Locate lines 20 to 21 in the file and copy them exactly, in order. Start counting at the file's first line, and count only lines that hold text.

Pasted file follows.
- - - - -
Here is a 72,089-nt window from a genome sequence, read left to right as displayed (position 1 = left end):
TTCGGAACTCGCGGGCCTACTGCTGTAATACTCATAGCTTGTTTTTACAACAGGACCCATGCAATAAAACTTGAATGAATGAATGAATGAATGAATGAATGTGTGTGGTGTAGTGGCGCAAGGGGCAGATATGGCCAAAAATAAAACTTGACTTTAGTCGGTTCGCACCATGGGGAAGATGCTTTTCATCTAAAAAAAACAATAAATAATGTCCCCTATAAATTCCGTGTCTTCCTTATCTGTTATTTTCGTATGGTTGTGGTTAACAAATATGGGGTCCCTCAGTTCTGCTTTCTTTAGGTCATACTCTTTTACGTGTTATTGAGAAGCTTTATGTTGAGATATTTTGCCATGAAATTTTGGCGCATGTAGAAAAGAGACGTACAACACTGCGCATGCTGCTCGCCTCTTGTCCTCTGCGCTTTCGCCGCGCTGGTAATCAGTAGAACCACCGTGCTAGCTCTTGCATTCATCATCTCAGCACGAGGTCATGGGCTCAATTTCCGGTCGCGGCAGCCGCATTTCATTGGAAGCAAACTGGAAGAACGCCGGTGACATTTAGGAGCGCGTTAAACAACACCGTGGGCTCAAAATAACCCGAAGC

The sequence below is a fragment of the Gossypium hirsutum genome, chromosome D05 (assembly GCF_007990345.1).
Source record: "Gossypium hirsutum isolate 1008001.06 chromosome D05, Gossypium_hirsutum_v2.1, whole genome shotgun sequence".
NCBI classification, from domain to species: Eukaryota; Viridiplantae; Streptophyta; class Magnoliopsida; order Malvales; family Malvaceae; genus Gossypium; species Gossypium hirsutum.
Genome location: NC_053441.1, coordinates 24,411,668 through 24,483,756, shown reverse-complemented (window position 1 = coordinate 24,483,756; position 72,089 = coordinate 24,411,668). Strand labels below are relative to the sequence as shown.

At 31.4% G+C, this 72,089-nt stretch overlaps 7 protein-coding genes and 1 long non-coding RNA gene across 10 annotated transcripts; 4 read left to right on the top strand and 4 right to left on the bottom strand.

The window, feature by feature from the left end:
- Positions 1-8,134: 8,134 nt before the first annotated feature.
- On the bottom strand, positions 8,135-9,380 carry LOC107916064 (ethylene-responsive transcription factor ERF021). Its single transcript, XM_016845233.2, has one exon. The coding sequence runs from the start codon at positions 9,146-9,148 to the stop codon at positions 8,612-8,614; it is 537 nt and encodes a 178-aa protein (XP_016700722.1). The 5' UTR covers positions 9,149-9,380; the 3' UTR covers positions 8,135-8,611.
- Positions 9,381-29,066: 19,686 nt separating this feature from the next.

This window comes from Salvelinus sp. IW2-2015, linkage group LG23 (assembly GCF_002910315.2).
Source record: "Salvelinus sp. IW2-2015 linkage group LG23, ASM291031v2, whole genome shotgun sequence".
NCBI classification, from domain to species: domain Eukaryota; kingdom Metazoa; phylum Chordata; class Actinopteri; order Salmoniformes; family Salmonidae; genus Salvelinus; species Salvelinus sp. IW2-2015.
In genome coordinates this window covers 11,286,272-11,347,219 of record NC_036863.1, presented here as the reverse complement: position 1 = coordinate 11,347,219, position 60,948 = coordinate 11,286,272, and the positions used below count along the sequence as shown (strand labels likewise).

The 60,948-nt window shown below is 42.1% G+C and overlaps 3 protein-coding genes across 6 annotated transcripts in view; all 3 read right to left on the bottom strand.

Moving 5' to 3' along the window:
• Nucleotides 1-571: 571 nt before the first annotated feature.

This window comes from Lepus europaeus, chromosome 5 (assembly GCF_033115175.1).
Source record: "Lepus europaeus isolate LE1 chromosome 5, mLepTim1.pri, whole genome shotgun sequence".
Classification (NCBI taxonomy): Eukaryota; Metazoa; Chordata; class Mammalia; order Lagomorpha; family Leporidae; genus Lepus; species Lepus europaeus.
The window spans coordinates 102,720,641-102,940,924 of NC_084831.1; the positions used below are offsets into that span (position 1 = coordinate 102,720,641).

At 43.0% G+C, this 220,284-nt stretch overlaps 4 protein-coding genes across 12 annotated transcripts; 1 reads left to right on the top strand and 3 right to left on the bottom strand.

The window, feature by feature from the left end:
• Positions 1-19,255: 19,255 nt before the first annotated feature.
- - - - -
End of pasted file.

Source record: "Lepus europaeus isolate LE1 chromosome 5, mLepTim1.pri, whole genome shotgun sequence".
Classification (NCBI taxonomy): Eukaryota; Metazoa; Chordata; class Mammalia; order Lagomorpha; family Leporidae; genus Lepus; species Lepus europaeus.